No conflicts of interest, financial or otherwise, are declared by the authors.

This work was funded by the National Institutes of Health (R01HL124315; NHLBI). We thank Eric Marple of EMVision LLC for helpful advice and discussion related to the fiber probe design. We thank Ms. Rebecca Sung for 3-D printing the optical phantom.

Georgakoudi  I.  et al., “In vivo flow cytometry: a new method for enumerating circulating cancer cells,” Cancer Res.. 64, , 5044 –5047 (2004). 0008-5472 CrossRef
Juratli  M. A.  et al., “Real-time monitoring of circulating tumor cell release during tumor manipulation using in vivo photoacoustic and fluorescent flow cytometry,” Head Neck. 36, , 1207 –1215 (2014).CrossRef
Fan  Z. C.  et al., “Real-time monitoring of rare circulating hepatocellular carcinoma cells in an orthotopic model by in vivo flow cytometry assesses resection on metastasis,” Cancer Res.. 72, , 2683 –2691 (2012). 0008-5472 CrossRef
Hwu  D.  et al., “Assessment of the role of circulating breast cancer cells in tumor formation and metastatic potential using in vivo flow cytometry,” J. Biomed. Opt.. 16, , 040501  (2011). 1083-3668 CrossRef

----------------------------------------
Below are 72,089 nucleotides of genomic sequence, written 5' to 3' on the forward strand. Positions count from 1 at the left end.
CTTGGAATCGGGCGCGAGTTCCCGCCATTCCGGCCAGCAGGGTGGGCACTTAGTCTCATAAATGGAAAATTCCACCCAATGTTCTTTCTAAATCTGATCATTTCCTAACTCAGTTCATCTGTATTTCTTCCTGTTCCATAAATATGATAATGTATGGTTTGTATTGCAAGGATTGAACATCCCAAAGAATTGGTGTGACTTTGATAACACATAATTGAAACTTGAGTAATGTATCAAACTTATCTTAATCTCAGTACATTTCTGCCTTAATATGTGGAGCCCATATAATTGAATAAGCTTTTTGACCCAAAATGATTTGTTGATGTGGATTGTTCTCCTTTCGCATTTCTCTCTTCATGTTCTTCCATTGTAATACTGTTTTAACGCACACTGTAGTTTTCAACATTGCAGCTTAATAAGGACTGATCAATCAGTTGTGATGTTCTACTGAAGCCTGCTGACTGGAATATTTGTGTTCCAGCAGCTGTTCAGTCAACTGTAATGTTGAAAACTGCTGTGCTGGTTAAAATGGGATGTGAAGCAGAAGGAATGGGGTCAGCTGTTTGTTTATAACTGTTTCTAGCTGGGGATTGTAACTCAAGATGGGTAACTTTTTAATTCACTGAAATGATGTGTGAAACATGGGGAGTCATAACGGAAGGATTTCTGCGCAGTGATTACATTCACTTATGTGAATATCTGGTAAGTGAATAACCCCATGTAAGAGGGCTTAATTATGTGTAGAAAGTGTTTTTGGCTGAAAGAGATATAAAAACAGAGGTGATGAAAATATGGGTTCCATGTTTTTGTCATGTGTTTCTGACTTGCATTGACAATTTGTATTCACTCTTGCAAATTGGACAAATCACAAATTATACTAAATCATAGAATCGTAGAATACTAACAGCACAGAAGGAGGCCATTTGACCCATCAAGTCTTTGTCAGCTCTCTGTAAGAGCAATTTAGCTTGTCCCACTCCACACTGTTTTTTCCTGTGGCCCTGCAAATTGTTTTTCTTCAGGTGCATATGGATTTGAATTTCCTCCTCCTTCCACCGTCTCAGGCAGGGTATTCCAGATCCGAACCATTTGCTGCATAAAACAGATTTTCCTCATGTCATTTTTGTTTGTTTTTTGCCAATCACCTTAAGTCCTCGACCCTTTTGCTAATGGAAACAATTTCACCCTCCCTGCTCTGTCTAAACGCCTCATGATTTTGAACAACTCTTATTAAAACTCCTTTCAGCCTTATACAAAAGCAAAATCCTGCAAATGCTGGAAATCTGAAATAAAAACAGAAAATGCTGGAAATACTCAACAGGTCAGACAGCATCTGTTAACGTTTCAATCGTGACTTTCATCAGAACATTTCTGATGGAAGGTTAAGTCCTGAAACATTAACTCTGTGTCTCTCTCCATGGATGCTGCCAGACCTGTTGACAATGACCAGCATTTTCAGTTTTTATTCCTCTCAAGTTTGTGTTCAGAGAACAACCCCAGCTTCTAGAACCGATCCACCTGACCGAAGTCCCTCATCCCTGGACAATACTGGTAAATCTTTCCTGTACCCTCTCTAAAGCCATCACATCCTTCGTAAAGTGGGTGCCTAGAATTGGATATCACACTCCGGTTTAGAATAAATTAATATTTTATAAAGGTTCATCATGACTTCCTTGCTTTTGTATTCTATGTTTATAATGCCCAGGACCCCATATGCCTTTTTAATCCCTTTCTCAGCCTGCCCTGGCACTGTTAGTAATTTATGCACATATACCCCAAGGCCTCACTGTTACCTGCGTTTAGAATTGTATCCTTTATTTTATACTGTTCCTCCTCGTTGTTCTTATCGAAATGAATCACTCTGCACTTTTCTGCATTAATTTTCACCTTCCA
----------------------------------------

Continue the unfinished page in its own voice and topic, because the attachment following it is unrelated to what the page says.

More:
Weigelt  B., , Peterse  J. L., and van ‘t Veer  L. J., “Breast cancer metastasis: markers and models,” Nat. Rev. Cancer. 5, , 591 –602 (2005). 1474-175X CrossRef
Hoff  J., “Methods of blood collection in the mouse,” Lab Animal. 29, , 49 –53 (2000).
Zettergren  E.  et al., “Instrument for fluorescence sensing of circulating cells with diffuse light in mice in vivo,” J. Biomed. Opt.. 17, , 037001  (2012). 1083-3668 CrossRef
Pestana  N.  et al., “Improved diffuse fluorescence flow cytometer prototype for high sensitivity detection of rare circulating cells in vivo,” J. Biomed. Opt.. 18, , 077002  (2013). 1083-3668 CrossRef
Markovic  S.  et al., “A computer vision approach to rare cell in vivo fluorescence flow cytometry,” Cytometry A. 83, , 1113 –1123 (2013).CrossRef
Alix-Panabieres  C., and Pantel  K., “Circulating tumor cells: liquid biopsy of cancer,” Clin. Chem.. 59, , 110 –118 (2013).CrossRef